This whitepaper is intended only as an observation and internal position paper for use by Vestige Ltd, for the express purpose of reporting on factual information within a narrow line of cases. It is for discussion purposes only and does NOT represent legal advice in any form.
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AVOIDING CIVIL LIABILITY WHEN CONDUCTING ANALYSIS IN CHILD EXPLOITATION MATTERS
This explanation is offered to digital forensic examiners working state cases who believe that, because they are authorized by state law to receive, possess, and/or view images identified by law enforcement as child exploitation, they do not need consider federal law issues. As explained below in detail, should a computer forensic analyst violate federal law during the examination of contraband in a state case, the computer forensic analyst will be exposed to civil and criminal prosecution. While criminal prosecution is, perhaps, unlikely; civil suit brought by third parties can cost analysts enormous amount of money to defend. I have also analyzed and provided the citation to an Ohio federal case in which a defense expert, Dean Boland, was sued in a civil cause of action for his conduct as an expert in a state child exploitation / CP case. One month ago, an award of $300,000 was granted to plaintiffs against Mr. Boland.
The lesson learned: Federal law preempts state law. Violation of federal law expose you to civil suit from persons (such as the parents of the victim) with whom you, usually, cannot obtain a waiver of their statutory rights. Do not, therefore, violate federal law.
I. INTRODUCTION: CHILD PORNOGRAPHY (CP) CASES AND RISK OF VIOLATING FEDERAL LAW
A. Federal Law preempts state law exemptions that provide a safe harbor for possession of CP as part of a judicial proceeding.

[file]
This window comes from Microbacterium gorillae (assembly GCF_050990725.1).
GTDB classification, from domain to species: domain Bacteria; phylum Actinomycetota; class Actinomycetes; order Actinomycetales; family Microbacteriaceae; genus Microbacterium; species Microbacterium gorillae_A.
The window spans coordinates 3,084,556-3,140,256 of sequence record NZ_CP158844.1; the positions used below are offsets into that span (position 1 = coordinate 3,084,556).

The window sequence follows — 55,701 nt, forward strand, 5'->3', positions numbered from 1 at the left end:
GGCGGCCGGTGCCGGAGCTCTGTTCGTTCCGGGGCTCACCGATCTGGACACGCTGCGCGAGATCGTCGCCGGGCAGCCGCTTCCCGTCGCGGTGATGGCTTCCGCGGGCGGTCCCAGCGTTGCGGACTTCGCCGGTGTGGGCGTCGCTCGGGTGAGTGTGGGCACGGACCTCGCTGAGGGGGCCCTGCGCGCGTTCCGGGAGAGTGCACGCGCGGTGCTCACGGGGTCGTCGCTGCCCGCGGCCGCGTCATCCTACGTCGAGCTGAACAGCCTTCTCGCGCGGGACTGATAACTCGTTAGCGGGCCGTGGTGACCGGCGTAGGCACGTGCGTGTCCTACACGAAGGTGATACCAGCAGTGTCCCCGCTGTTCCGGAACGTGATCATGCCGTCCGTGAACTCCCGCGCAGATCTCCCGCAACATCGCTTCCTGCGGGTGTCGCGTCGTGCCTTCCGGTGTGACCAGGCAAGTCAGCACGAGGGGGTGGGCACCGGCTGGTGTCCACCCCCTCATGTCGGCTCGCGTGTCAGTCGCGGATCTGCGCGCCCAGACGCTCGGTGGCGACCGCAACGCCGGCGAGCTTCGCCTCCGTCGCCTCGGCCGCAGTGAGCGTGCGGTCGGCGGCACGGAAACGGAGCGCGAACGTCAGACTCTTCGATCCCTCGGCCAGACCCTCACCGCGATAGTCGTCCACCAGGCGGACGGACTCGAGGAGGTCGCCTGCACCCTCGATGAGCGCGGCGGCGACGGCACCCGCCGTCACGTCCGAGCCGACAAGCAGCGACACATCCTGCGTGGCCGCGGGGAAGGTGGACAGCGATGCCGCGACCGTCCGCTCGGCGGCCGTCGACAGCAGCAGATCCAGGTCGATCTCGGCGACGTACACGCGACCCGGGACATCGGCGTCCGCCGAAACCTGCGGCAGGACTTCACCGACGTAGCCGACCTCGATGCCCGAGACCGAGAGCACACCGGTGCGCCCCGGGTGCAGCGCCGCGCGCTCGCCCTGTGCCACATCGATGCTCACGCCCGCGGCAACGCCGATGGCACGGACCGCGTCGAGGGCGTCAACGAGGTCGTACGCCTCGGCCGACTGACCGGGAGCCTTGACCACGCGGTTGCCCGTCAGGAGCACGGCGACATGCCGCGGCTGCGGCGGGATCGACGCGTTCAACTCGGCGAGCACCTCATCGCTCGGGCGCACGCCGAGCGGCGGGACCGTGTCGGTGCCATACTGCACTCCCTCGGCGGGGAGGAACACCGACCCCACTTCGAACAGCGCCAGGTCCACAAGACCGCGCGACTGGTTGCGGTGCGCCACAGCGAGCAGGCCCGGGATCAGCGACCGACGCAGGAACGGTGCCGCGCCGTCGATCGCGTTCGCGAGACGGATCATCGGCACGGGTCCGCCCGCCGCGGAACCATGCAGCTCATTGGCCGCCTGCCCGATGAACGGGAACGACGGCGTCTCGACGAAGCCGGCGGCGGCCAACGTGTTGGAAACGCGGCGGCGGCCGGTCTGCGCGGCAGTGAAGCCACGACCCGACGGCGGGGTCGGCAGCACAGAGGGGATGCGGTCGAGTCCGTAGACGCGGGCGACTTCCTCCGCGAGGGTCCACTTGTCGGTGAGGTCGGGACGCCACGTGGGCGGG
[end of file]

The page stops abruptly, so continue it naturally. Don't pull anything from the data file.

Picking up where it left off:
Many criminal defense attorneys believe that state statutes authorize defense attorneys and their experts to receive, possess, view, examine, and transport images that the prosecution claims to be CP. A typical state exemption, for example, contains an authorization to possess CP contraband for a legitimate judicial purpose (such as defending a person in a state criminal action). Ohio Revised Code Section 2907, for example, contains the following exception to the application of several provisions of Ohio’s CP laws:
This section does not apply to any material or performance that is sold, disseminated, displayed, possessed, controlled, brought or caused to be brought into this state, or presented for a bona fide medical, scientific, educational, religious, governmental, judicial, or other proper purpose, by or to a physician, psychologist, sociologist, scientist, teacher, person pursuing bona fide studies or research, librarian, clergyman, prosecutor, judge, or other person having a proper interest in the material or performance.
It is significant to note, however that federal child exploitation laws, such as 18 USC 2252A and 18 USC 2255, contain no such exemption for any purpose—judicial or otherwise. Moreover, recent federal case law has held that federal CP laws pre-empt provisions of state law, such as Ohio Revised Code Section 2907 that, arguably, permit criminal defense attorneys and their experts to receive, possess, and/or view contraband images as part of a legitimate judicial purpose. As Judge Oliver succinctly stated:
Therefore, if Plaintiff [Dean Boland] were to violate 18 USC 2252 and/or 18 USC 2252A, while participating in a judicial proceeding, he would not be immune from federal prosecution by virtue of Ohio’s exception for activities conducted by lawyers.